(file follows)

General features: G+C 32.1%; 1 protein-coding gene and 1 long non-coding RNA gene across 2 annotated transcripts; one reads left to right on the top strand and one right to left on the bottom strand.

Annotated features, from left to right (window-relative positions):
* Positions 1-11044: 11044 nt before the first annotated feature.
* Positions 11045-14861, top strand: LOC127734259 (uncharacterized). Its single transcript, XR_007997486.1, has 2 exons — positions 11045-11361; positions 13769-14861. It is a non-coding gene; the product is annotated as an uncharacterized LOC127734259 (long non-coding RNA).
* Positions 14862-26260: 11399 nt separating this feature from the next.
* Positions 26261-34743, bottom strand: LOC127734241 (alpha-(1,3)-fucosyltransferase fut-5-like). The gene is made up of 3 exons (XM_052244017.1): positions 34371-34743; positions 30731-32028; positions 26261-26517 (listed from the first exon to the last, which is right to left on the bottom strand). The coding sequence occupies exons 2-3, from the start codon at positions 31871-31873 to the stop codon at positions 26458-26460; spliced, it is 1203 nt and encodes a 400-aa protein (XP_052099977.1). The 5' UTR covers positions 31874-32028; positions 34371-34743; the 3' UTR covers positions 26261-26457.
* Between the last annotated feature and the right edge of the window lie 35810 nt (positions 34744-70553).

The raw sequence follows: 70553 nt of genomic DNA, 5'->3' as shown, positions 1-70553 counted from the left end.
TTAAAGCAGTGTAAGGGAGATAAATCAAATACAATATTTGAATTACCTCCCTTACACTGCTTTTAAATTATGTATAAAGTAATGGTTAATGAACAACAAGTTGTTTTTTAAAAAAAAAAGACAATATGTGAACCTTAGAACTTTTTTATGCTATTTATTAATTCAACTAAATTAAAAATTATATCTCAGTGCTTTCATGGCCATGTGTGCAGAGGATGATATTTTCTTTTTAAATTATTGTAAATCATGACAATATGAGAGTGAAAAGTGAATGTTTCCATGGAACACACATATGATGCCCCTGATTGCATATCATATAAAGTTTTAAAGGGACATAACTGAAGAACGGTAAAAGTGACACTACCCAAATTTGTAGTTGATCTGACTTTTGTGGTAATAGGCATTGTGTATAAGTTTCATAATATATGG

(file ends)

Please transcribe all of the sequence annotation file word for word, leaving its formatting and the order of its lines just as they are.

General features: G+C 32.1%; 1 protein-coding gene and 1 long non-coding RNA gene across 2 annotated transcripts; one reads left to right on the top strand and one right to left on the bottom strand.

Annotated features, from left to right (window-relative positions):
* Positions 1-11044: 11044 nt before the first annotated feature.
* Positions 11045-14861, top strand: LOC127734259 (uncharacterized). Its single transcript, XR_007997486.1, has 2 exons — positions 11045-11361; positions 13769-14861. It is a non-coding gene; the product is annotated as an uncharacterized LOC127734259 (long non-coding RNA).
* Positions 14862-26260: 11399 nt separating this feature from the next.
* Positions 26261-34743, bottom strand: LOC127734241 (alpha-(1,3)-fucosyltransferase fut-5-like). The gene is made up of 3 exons (XM_052244017.1): positions 34371-34743; positions 30731-32028; positions 26261-26517 (listed from the first exon to the last, which is right to left on the bottom strand). The coding sequence occupies exons 2-3, from the start codon at positions 31871-31873 to the stop codon at positions 26458-26460; spliced, it is 1203 nt and encodes a 400-aa protein (XP_052099977.1). The 5' UTR covers positions 31874-32028; positions 34371-34743; the 3' UTR covers positions 26261-26457.
* Between the last annotated feature and the right edge of the window lie 35810 nt (positions 34744-70553).

The raw sequence follows: 70553 nt of genomic DNA, 5'->3' as shown, positions 1-70553 counted from the left end.
TTAAAGCAGTGTAAGGGAGATAAATCAAATACAATATTTGAATTACCTCCCTTACACTGCTTTTAAATTATGTATAAAGTAATGGTTAATGAACAACAAGTTGTTTTTTAAAAAAAAAAGACAATATGTGAACCTTAGAACTTTTTTATGCTATTTATTAATTCAACTAAATTAAAAATTATATCTCAGTGCTTTCATGGCCATGTGTGCAGAGGATGATATTTTCTTTTTAAATTATTGTAAATCATGACAATATGAGAGTGAAAAGTGAATGTTTCCATGGAACACACATATGATGCCCCTGATTGCATATCATATAAAGTTTTAAAGGGACATAACTGAAGAACGGTAAAAGTGACACTACCCAAATTTGTAGTTGATCTGACTTTTGTGGTAATAGGCATTGTGTATAAGTTTCATAATATATGG